The point, while a tad off-color, is driven home. We intuitively know the difference between information and experience. At some point, however, with overwhelming access to the former, our culture stopped demanding the latter for credibility.
Both Tom Cruise and Kanye West have recently made headlines by comparing that of an entertainer to that of a police officer, or even a military operator in combat. Many found these comparisons ludicrous and offensive. But it took another actor, one recently tasked with portraying the life of such a military operator, Mark Wahlberg, to voice what everyone else was thinking:
“For actors to sit there and talk about, ‘Oh, I went to SEAL training’– I don’t give a f— about what you did,” he said onstage. “You don’t do what these guys do. You just don’t. For somebody to sit there and say my job was as difficult as being in the military. How f—ing dare you, while you sit in a makeup chair for two hours.”
“I don’t give a s— if you’re getting you’re a– busted,” he went on. “You get to go home at the end of the day. You get to go to your hotel room. You get to order f—ing chicken or steak, whatever the f— is.
I can’t believe I’m saying this, but Marky Mark hit it on the head.
A culture of entitlement and a myriad of venues to experience faux hardship (that is, experience the benefits of hardship without the hardship itself) may have led to this incessant armchair quarterbacking in nearly every sector of society. I’m not sure. I do know that it offends me to my core. It cheapens hard-fought and hard-won experiences of those who have been there. I hold my own experiences to be unique and valuable. So I must hold others similarly, or I risk being branded a hypocrite.
Back to the gun defense. I’ve personally met and trained with at least seven individuals who have used some form of a Krav Maga gun defense. When I tried to count the number of anecdotes I had heard from reliable sources of individuals using these gun defenses in the field, I lost count past 25. I’ve never heard of anyone injuring their hand performing the technique. Theoretically, it’s possible. But I’d choose actual experience vs. theoretical knowledge any day, especially if my safety is at stake. One thing is certain – no one will ever defeat a gunman by criticizing proven techniques from the safety and anonymity of Facebook.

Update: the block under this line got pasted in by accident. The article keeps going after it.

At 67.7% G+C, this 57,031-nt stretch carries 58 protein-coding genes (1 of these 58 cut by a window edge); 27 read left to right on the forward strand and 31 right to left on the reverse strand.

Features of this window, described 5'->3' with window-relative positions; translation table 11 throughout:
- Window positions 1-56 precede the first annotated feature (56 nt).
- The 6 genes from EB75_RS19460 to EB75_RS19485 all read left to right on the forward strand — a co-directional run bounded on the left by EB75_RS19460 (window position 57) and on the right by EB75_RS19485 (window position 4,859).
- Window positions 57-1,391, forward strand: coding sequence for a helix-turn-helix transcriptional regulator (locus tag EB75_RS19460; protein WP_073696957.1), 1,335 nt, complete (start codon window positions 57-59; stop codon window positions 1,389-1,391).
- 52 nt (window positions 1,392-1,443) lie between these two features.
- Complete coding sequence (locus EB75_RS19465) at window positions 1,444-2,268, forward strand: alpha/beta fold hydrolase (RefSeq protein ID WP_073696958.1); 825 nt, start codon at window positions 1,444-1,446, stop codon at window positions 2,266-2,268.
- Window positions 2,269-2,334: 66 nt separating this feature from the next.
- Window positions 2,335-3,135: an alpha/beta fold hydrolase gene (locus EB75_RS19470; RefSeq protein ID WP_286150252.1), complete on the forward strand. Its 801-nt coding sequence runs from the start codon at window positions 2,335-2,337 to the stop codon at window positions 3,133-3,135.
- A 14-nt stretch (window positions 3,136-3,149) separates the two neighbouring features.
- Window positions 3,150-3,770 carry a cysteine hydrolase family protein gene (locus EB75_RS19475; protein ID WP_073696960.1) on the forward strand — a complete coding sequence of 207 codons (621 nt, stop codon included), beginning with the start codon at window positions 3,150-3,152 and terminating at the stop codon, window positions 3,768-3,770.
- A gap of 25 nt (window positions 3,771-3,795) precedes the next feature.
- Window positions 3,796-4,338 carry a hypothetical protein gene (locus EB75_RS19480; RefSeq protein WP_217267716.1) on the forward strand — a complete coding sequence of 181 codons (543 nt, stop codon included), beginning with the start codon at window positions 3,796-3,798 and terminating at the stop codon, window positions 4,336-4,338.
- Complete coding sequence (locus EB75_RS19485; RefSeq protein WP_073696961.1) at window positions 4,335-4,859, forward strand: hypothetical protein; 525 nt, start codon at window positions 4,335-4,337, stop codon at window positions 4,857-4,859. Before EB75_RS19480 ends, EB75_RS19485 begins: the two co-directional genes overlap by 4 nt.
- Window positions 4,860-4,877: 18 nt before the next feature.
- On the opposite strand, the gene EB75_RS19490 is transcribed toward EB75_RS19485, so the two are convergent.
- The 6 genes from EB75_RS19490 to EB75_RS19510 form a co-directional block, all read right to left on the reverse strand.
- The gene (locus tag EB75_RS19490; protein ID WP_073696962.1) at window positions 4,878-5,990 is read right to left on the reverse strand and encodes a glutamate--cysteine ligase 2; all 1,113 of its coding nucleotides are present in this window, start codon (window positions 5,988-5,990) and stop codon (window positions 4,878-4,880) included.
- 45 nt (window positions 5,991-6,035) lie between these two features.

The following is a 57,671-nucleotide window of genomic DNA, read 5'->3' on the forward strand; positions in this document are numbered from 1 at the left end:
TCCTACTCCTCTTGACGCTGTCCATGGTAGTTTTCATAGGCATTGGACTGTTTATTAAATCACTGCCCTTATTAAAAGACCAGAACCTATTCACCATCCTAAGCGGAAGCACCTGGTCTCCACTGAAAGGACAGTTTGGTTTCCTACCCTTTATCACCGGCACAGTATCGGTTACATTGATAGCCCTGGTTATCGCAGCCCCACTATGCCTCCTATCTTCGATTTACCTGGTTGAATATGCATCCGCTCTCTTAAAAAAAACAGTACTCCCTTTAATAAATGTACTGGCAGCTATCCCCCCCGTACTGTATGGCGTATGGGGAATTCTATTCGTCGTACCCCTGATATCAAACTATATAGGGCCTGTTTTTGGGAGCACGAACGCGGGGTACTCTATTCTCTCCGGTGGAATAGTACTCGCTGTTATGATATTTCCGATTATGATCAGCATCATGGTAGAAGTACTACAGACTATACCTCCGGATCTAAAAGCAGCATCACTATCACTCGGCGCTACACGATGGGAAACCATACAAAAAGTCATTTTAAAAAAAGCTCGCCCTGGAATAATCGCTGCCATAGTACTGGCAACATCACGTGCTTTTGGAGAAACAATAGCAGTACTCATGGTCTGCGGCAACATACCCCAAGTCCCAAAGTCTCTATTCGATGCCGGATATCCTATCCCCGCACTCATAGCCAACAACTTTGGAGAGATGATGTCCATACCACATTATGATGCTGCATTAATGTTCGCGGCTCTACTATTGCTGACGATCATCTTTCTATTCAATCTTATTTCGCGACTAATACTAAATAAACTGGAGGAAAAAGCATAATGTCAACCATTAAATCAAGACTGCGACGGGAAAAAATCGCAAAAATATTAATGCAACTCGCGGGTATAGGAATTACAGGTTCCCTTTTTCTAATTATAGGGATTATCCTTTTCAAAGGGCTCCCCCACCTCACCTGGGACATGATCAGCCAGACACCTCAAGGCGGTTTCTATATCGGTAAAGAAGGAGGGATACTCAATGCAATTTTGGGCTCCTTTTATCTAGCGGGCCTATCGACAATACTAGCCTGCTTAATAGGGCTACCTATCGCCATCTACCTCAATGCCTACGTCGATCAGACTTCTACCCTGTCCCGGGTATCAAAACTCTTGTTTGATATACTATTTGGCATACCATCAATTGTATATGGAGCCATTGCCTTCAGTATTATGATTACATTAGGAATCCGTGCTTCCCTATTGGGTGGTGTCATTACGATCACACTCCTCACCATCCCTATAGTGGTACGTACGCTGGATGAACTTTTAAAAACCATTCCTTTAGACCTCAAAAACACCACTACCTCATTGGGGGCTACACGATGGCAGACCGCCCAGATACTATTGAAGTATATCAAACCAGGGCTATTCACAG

So, heed these words from Theodore Roosevelt:
“It is not the critic who counts; not the man who points out how the strong man stumbles, or where the doer of deeds could have done them better. The credit belongs to the man who is actually in the arena, whose face is marred by dust and sweat and blood; who strives valiantly; who errs, who comes short again and again, because there is no effort without error and shortcoming; but who does actually strive to do the deeds; who knows great enthusiasms, the great devotions; who spends himself in a worthy cause; who at the best knows in the end the triumph of high achievement, and who at the worst, if he fails, at least fails while daring greatly, so that his place shall never be with those cold and timid souls who neither know victory nor defeat.”
I believe we are called to an arena of one form or another. We are not all called to strive valiantly in the same arena. There is a wide range of worthy causes for which one can spend him or herself. There are almost as many differing great deeds as there are doers of them. Be sure that, in addition to daring greatly in your own particular arena, that you do not choose the path of the critic for someone else’s.